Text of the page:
Ultra-violet or UV treatment is a commonly used technique to deal with microbiological contamination. Although this process won’t do anything to remove metals in your water, it’s a common way of dealing with bacteria that can contaminate drinking water supplies. The advantage of this technique is that it offers a chemical-free way of treating drinking water.

  • Chlorination

    Chlorination is a very common water treatment technique and has been used successfully for many years. Chlorine is the primary chemical added to municipal water supplies to kill off bugs and bacteria in drinking water to make it safer to drink. While treatment with chlorine is a cheap and simple way of dealing with microbiological contamination, it won’t deal with any metals in water.

Experts at testing water for metals & other contaminants

Contact WTS today to find out more about our laboratory water analysis services including testing water for metals, waste water and trade effluent analysis, chemical and microbiological testing and in-field sampling services.

With offices in London serving the South and South East England, Manchester (North West), Birmingham (Midlands), Bristol (South East England and Wales), Leeds (North and North East) and Glasgow (Scotland), supported by regional teams of specially trained technicians, in-field specialists and consultants we can offer professional, cost effective environmental support solutions across the whole of the UK and Ireland.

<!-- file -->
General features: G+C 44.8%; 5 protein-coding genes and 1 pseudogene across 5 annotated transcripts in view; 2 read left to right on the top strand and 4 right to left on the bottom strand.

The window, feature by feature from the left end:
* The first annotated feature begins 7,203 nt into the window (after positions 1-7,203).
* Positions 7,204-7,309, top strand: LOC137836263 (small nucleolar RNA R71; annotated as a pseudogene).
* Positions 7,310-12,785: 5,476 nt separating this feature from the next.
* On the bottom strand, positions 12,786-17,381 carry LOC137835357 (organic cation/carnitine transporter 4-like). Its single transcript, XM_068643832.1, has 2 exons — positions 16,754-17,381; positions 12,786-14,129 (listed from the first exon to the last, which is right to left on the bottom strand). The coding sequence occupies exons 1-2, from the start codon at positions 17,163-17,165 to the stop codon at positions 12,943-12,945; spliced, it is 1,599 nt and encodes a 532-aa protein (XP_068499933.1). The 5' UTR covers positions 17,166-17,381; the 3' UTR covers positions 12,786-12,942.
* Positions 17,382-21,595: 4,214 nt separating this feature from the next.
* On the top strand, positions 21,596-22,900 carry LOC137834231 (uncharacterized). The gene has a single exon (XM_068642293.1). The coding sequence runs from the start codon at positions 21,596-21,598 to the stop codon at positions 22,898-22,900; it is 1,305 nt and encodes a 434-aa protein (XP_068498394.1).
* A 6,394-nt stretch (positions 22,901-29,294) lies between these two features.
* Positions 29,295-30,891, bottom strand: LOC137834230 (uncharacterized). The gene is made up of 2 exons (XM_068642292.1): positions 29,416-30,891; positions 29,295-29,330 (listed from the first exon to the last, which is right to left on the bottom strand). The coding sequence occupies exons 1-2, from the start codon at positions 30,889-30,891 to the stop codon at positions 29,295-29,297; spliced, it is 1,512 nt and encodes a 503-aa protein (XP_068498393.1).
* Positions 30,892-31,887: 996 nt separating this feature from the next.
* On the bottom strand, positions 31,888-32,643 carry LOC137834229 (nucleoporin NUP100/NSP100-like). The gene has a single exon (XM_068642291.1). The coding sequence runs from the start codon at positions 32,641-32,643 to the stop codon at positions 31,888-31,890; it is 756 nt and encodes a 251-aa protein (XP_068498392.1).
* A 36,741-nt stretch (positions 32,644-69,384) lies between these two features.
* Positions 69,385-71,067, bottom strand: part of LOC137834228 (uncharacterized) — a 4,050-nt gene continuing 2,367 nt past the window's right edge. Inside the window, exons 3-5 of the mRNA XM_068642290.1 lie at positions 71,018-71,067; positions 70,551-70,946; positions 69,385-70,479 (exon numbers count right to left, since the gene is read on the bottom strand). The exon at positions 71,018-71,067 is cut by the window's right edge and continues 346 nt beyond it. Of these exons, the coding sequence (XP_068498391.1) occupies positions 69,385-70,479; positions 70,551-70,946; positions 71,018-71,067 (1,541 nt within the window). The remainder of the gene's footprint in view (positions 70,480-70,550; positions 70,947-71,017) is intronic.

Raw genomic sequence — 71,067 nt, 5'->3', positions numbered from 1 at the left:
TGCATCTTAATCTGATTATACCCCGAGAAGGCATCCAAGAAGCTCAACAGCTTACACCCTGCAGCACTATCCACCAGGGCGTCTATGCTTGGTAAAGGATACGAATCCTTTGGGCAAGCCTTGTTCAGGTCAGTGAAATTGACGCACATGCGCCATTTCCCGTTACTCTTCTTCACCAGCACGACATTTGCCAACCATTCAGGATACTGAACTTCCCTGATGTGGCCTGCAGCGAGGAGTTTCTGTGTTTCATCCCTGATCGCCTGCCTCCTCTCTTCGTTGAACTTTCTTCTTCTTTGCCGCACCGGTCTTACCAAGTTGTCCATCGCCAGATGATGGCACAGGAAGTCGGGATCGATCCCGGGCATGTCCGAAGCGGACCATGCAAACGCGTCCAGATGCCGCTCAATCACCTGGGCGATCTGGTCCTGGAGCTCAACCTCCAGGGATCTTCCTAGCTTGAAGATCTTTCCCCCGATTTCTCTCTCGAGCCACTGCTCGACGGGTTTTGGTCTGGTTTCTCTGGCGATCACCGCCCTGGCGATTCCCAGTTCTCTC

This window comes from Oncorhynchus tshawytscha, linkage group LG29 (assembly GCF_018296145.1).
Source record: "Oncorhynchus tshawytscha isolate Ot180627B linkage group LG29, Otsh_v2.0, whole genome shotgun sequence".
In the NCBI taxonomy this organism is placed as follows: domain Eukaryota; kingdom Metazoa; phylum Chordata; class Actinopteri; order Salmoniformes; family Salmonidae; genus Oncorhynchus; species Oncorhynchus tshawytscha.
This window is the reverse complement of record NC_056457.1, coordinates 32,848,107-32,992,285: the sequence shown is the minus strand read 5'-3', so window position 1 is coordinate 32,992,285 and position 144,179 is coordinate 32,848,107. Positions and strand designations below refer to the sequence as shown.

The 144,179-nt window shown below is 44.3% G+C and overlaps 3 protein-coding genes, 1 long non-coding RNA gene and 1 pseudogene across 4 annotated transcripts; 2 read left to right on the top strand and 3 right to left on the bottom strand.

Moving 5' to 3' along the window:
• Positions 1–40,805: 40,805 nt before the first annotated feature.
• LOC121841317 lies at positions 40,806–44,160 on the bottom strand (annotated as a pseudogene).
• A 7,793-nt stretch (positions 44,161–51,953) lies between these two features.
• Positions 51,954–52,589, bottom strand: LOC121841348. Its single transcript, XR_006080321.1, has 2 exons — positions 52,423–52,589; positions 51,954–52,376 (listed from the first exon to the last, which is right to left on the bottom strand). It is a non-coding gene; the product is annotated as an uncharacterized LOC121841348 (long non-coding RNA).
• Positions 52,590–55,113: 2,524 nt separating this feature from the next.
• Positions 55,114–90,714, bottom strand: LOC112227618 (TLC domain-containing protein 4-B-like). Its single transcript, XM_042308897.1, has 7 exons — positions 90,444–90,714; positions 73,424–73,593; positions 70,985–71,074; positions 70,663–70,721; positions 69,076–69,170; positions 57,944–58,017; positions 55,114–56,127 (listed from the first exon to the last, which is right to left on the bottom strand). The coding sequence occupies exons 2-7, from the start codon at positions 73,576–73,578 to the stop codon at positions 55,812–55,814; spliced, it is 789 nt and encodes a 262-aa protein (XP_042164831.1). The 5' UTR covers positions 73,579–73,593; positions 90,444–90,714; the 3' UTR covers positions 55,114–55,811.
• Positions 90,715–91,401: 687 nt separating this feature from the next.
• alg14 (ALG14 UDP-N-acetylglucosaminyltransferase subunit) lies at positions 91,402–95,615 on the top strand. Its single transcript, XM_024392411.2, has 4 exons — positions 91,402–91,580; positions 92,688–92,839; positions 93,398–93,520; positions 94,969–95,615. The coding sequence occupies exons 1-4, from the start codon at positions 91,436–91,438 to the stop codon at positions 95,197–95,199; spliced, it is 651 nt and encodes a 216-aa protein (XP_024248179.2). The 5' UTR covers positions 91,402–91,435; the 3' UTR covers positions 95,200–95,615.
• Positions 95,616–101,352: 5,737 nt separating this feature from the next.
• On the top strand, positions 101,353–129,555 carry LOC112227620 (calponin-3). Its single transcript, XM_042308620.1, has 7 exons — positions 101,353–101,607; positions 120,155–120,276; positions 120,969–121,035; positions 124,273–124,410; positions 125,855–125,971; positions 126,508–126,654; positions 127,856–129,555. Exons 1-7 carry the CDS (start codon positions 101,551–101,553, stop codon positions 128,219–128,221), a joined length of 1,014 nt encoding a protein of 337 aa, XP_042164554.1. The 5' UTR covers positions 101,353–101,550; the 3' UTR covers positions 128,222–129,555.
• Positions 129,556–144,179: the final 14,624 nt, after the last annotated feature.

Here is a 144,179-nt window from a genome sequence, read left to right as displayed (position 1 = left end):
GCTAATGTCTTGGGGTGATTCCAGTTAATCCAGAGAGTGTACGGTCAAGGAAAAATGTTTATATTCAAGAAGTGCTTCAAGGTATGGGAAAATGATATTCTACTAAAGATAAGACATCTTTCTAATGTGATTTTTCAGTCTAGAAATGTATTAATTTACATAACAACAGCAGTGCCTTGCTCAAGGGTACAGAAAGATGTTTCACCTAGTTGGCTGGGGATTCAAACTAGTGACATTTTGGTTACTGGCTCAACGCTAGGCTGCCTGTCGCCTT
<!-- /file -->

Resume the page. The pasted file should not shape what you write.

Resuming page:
Contact us today for more information or for your FREE, no obligation quote.

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Drinking water testing

Further reading…

More information about water quality, metals and heavy metal contamination … here →

Summary
Testing Water for Metals and Heavy Metals
User Rating
5 based on 626 votes
Service Type
Testing Water for Metals and Heavy Metals
Provider Name
Water Treatment Services,
.,
Area
United Kingdom & Ireland
Description
Specialists in testing water for metals & heavy metals including lead, mercury, arsenic & more. Test private drinking water supplies from wells, boreholes & springs; wastewater & industrial effluent for metals. Comply with trade effluent discharge consents & DWI Water Supply Regulations for metals in water.